This morning I watched this powerful mini-documentary on Al-Jazeera called “Aurukun: Mining For A Future“. Filmmakers Nick Ahlmark and Nicole Precel (@Storytime_Films) examine the lives, challenges and opportunities of some of the Wik tribe living in the Indigenous community Aurukun in far northern Queensland.
The documentary follows Gina Castelain, CEO of Wik Projects, an aboriginal businesswoman from Aurukun who is trying to make a meaningful difference in her community by providing skills and economic opportunities for them.
I’m not sure when it was filmed, but it looks like the Aurukun mine they are talking about didn’t happen, which is a great shame, as it appeared to be a chance for the Aurukun community to re-build their economic base.
Another interesting follow-up to their brief comments about the poor state of schooling in Aurukun is this puff piece in the Cairns.com.au (beware – it’s a Murdoch site) from June 28 claiming that Aurukun was one of the far north QLD schools to get “top marks”. I say it’s a puff piece because it doesn’t have any balancing opinions in the story.
Anyway, it’s a great documentary, worth 25 minutes of your time.
A new international report has ranked the life circumstances of Aboriginal Australians at the “bottom rung” and warned that Aboriginal children are “23 times more likely” to face jail than non-Aboriginal children.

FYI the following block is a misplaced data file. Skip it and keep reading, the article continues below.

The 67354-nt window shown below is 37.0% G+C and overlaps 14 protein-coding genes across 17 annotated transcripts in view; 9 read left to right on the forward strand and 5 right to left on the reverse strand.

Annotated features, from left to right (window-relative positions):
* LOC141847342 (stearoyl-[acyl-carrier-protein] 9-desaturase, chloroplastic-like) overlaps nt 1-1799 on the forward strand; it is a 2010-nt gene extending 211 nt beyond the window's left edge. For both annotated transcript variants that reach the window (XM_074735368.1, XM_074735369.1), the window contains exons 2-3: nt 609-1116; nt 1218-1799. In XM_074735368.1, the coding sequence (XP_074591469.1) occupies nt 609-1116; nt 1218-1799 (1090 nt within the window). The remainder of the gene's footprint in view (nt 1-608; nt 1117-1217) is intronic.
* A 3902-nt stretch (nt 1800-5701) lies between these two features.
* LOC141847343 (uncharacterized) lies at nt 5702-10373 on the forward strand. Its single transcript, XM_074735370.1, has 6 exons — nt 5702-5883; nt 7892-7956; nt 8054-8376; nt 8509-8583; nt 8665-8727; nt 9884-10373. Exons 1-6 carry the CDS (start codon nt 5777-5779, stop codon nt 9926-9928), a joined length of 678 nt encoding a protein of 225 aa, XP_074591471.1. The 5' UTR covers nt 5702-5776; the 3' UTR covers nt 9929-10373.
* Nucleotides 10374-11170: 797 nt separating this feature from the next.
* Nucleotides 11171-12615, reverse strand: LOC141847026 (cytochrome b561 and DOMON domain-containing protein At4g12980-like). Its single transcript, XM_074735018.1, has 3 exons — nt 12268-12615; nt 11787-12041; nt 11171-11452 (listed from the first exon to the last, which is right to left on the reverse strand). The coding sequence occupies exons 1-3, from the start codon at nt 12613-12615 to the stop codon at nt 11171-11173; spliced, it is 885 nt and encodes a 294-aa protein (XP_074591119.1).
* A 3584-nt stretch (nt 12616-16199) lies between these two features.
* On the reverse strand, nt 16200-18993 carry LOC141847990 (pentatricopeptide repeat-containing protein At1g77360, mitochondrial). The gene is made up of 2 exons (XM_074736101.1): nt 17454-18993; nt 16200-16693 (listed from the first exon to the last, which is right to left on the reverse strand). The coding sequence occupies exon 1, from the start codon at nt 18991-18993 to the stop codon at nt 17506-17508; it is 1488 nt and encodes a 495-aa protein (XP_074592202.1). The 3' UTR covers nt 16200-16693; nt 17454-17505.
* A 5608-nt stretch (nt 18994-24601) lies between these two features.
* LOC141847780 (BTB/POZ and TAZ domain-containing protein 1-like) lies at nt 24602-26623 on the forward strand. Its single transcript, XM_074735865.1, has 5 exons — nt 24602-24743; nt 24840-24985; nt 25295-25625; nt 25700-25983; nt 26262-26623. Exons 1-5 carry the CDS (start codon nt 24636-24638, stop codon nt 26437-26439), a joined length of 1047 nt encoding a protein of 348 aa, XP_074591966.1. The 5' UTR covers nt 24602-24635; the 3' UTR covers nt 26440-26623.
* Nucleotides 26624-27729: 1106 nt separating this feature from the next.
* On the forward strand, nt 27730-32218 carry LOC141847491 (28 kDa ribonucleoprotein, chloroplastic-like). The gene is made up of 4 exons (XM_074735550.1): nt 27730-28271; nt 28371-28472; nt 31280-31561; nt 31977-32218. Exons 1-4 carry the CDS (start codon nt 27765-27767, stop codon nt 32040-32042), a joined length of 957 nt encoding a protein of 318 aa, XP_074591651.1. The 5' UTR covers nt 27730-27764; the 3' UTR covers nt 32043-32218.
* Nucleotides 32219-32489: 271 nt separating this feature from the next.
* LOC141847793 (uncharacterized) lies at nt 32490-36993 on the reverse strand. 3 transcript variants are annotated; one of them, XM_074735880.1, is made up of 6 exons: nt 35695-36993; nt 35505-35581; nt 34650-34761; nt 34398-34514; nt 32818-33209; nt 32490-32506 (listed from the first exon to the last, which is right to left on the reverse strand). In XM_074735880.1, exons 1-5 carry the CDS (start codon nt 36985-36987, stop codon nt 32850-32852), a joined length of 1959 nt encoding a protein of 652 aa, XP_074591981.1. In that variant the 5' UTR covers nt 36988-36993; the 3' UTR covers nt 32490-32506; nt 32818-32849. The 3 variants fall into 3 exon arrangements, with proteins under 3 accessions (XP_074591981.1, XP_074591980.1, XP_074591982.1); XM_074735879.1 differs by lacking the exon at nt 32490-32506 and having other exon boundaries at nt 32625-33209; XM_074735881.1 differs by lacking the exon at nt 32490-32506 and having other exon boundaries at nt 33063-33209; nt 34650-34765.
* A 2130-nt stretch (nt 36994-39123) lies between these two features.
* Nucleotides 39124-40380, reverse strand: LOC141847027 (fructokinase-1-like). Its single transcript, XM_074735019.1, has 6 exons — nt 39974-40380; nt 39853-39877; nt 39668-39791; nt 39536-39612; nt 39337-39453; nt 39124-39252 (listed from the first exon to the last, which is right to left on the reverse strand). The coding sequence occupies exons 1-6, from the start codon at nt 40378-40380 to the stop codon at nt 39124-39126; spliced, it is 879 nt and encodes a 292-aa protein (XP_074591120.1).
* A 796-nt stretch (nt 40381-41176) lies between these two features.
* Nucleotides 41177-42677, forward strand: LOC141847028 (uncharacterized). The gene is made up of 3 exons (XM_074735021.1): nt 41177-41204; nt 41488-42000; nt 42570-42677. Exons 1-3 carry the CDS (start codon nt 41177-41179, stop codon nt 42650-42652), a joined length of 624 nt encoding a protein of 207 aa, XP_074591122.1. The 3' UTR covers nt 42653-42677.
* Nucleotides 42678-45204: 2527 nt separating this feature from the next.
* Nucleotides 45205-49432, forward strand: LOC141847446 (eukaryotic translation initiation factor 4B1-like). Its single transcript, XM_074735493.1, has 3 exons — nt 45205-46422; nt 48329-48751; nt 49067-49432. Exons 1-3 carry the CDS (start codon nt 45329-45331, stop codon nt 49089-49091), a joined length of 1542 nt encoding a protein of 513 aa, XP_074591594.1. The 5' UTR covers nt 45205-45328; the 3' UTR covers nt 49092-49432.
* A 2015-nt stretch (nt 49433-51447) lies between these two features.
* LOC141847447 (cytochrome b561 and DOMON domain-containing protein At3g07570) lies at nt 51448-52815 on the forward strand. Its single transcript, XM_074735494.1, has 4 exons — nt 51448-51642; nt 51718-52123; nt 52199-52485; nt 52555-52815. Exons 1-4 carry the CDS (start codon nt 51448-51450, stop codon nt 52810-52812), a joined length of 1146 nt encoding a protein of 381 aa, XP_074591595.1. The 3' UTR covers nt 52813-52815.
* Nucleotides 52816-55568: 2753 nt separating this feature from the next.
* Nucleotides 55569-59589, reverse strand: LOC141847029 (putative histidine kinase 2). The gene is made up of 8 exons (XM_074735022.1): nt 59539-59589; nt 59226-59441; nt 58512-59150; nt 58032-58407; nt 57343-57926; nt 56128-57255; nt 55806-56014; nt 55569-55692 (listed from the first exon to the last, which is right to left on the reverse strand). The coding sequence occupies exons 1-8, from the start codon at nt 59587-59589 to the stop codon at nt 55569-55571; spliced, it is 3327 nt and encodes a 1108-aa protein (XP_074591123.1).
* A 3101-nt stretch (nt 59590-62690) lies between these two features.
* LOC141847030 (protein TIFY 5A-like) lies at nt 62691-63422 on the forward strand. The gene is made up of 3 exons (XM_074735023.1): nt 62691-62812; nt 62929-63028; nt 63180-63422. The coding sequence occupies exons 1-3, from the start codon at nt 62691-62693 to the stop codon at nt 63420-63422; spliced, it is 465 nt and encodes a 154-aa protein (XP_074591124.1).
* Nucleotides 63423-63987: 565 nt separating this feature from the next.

The report also notes that federal government programs still falling short to address extreme hardship within Aboriginal communities.
The London-based rights organisation, Minority Rights Group International, in its latest annual survey of Aboriginal communities globally and released in Bangkok, says Australian Aboriginal communities “occupy the bottom rung” of a range of social indicators.
Aboriginal Australians are also over-represented in the criminal justice system and are 14 times more likely to be sent to jail than non-Aboriginal people.
As Mike tweeted, it’s a “proud day for Australia”. I’m certainly not an expert on the challenges we face as a nation improving the living conditions of the original inhabitants of this country, but I’ve been trying for years to get my head around it. Recently I’ve been reading “The Politics Of Suffering” by Peter Sutton, an excellent primer, and I’ve tried to get a podcast series up and running on the subject for many years. The recent news that the government has extended the NT intervention for another decade is very disturbing, even though Sutton seems to have changed his mind on the original intervention by the Howard government and believes it was necessary to prevent further decline. I really don’t know enough about it, but it disturbs the hell out of me and I’m embarrassed as an Australian that the oldest civilisation on the planet is suffering like this on our watch. What disturbs me even more is when I talk to fellow Aussies about it and I get, more often than not, the impression that many of my country folk have just washed their hands of the issue and seem to believe our fellow citizens somehow deserve the situation so many of them are in. What does this say about us as a people?